“The reason why we chose those items was [because Marczewski] always had her cup of ice that she was always chewing on and drinking out of,” Mitch Marczewski says. “She also did a lot of writing, and she used a journal to not only write down what she was going through but also to bring questions to her doctors and to write down recommendations that she got from her nurses. So, we wanted to be able to empower those women that are going to training and [help them] be able to use the same tools.”

The gifts of hope have just begun distribution in the past six weeks, but Mitch Marczewski hopes to distribute hundreds, if not over 1,000, this year.

Another way that the Nightbirde Foundation helps women battling cancer is through grants. The foundation raised around $370,000 last year. 

An example of the foundation’s impact is a woman named Elaine Faye, featured on the Nightbirde Foundation’s website. Faye met Marczewski as they went through cancer treatments together in California. The two were friends and connected over their common experiences and interests, including their career choices in music. Six weeks before Marczewski passed away, she was able to help her friend in a precursor to the Nightbirde Foundation.

“The hospital just told me that there’s nothing else they can do for me, and I have two to three months to live,” Faye said in the video. “I knew that the chemo offered at the clinic was something that could potentially really help me, but I couldn’t afford it. And then I talked to Jane, and she was like, ‘Do you want $20,000? I’ll give you $20,000…It was freely given to me; I’ll freely give it to you.’”

Last year, the foundation covered over $200,000 worth of medical bills for Faye before she passed away in Nov. 2022. 

Marczewski’s family has also continued to release Marczewski’s works since her death. As kept up-to-date on her Twitter account, they have been periodically releasing her songs, inspirational quotes and even a short essay about grief, all created by her before she died but never released. 

Photo of Jane Marczewski as Nightbirde, provided by Mitch Marczewski.

Most notably, as reviewed in a previous article in The Courier, Marczewski’s family released a collection of these works in a posthumous album called “It’s OK.” The album was available for pre-order exactly one year after her death on Feb. 19, before being released on March 10 of this year.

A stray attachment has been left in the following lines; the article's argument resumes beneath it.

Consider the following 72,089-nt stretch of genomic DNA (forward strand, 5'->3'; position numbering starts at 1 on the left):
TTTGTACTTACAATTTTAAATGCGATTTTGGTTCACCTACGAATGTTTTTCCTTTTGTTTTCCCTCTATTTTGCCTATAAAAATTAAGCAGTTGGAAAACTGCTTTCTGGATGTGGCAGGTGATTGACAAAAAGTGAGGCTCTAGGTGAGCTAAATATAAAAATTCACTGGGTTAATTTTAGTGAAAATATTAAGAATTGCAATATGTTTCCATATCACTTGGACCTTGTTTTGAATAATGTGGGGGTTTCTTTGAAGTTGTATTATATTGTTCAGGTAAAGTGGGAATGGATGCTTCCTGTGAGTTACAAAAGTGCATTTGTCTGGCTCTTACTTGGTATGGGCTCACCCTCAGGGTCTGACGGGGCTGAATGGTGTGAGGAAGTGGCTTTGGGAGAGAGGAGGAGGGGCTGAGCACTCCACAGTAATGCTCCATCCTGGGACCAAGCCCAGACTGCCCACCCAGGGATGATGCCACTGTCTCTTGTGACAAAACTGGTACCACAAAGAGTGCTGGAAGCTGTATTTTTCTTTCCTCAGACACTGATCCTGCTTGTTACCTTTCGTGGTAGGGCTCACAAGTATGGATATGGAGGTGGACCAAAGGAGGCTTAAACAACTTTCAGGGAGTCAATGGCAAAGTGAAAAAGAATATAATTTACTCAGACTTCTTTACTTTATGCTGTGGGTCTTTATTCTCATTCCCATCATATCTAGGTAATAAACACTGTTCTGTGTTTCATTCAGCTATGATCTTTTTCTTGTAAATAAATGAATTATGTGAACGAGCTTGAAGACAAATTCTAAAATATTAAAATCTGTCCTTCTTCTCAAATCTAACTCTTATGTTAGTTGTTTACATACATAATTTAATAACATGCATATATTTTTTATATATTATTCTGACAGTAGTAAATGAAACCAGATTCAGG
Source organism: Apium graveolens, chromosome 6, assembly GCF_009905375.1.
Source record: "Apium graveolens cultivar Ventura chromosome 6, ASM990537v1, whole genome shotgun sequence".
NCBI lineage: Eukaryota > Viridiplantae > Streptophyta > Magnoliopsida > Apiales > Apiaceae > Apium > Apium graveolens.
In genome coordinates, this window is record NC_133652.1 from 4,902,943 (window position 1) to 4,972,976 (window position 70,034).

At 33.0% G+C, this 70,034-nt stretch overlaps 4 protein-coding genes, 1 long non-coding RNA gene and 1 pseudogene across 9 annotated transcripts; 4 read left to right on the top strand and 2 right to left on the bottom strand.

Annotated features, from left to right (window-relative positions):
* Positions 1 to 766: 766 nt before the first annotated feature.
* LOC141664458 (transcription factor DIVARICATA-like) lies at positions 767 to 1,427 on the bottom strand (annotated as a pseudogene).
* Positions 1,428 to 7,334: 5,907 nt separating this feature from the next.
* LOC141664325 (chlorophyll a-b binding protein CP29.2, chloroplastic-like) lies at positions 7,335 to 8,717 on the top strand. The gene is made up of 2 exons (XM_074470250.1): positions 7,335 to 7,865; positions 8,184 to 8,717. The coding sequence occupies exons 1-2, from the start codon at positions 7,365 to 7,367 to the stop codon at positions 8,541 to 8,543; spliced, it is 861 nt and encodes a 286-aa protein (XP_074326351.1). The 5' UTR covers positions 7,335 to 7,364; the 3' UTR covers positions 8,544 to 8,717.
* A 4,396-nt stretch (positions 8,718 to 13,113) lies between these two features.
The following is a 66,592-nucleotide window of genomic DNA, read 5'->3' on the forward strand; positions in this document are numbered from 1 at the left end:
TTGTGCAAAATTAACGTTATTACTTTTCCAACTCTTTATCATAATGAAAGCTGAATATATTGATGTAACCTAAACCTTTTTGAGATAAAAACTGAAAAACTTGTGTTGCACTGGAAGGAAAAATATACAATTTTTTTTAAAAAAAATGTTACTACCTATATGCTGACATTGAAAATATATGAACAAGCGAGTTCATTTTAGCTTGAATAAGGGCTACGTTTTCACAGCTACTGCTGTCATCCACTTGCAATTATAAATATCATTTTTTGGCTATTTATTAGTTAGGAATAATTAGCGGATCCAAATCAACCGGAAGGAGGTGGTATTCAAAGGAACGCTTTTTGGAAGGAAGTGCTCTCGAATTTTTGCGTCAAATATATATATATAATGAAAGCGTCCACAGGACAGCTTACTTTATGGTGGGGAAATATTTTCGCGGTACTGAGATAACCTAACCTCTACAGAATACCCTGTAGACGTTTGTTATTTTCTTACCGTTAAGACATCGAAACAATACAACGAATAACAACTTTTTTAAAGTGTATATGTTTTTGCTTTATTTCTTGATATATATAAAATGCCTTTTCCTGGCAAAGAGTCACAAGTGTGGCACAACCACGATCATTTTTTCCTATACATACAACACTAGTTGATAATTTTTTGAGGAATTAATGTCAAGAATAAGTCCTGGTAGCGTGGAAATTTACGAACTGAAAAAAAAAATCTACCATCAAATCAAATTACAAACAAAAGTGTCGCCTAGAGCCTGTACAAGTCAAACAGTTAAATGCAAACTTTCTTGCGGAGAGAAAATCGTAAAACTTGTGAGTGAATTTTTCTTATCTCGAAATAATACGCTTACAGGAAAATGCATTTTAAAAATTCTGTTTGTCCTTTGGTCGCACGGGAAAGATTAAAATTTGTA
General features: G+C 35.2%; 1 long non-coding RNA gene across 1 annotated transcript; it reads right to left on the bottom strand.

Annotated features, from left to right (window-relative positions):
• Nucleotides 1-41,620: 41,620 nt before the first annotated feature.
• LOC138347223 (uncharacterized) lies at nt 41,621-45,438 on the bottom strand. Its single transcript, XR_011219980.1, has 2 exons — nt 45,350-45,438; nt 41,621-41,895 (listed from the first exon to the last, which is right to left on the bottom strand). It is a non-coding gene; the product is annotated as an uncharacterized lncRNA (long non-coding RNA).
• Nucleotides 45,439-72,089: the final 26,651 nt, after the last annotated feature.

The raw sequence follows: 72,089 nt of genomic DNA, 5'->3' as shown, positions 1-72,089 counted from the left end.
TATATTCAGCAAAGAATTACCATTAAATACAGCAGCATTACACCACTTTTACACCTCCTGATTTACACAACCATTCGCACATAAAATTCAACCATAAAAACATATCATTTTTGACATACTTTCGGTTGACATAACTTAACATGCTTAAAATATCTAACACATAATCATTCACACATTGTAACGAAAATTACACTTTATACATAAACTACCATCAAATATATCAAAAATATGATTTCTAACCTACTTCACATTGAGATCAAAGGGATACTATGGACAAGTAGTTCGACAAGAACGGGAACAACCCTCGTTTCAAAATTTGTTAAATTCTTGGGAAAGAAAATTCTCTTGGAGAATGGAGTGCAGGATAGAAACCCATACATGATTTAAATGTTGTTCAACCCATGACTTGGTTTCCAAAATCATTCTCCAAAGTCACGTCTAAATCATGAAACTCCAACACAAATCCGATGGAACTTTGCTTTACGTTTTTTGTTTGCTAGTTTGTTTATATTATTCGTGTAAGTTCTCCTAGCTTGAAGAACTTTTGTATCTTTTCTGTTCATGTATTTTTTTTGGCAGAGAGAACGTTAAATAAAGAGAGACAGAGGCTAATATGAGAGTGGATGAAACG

“Literally until the day she passed away, [Jane] was talking about this album that she was going to release,” Mitch Marczewski says. “She really wanted to release an album, and I think even the way the album is put together is really a reflection of who she is. You’ve got the first half, which is the bubbly and fun and sunshine Jane, and then the back half [is] more moody and low key. You can be joyful, and you can be hurting; those things don’t have to be mutually exclusive all the time. That sort of mindset is something that really empowers a lot of people.”

Even “AGT” has made an effort to honor Nightbirde’s memory. According to GoldDerby.com, Nightbirde was featured on the July 5 special episode of “AGT” last year that reviewed the top 15 Golden Buzzers. Nightbirde was No. 1 on Cowell’s list. In the episode, Cowell reveals why he thinks Nightbirde’s Golden Buzzer moment was so special.

“All these years she’d been trying to get recognition as a songwriter, as a singer, and in an instant everything changed for her,” Cowell remembers. “I promise you, so many people come up to me and talk about what she did, giving people hope and perspective with the lyric of that song. She typifies, I think, what the Golden Buzzer is all about. Watching it back, it makes you feel hopeful. Her Golden Buzzer will live on forever. No one else, in my opinion, could be number one.”

Through her music and the Nightbirde Foundation, Marczewski will continue to help and inspire others for years to come. If you are interested in more of Marczewski’s art, a book of her poetry is being released in August. All proceeds will go to the Nightbirde Foundation. If you would like to donate to the Nightbirde Foundation, you can do so on their website here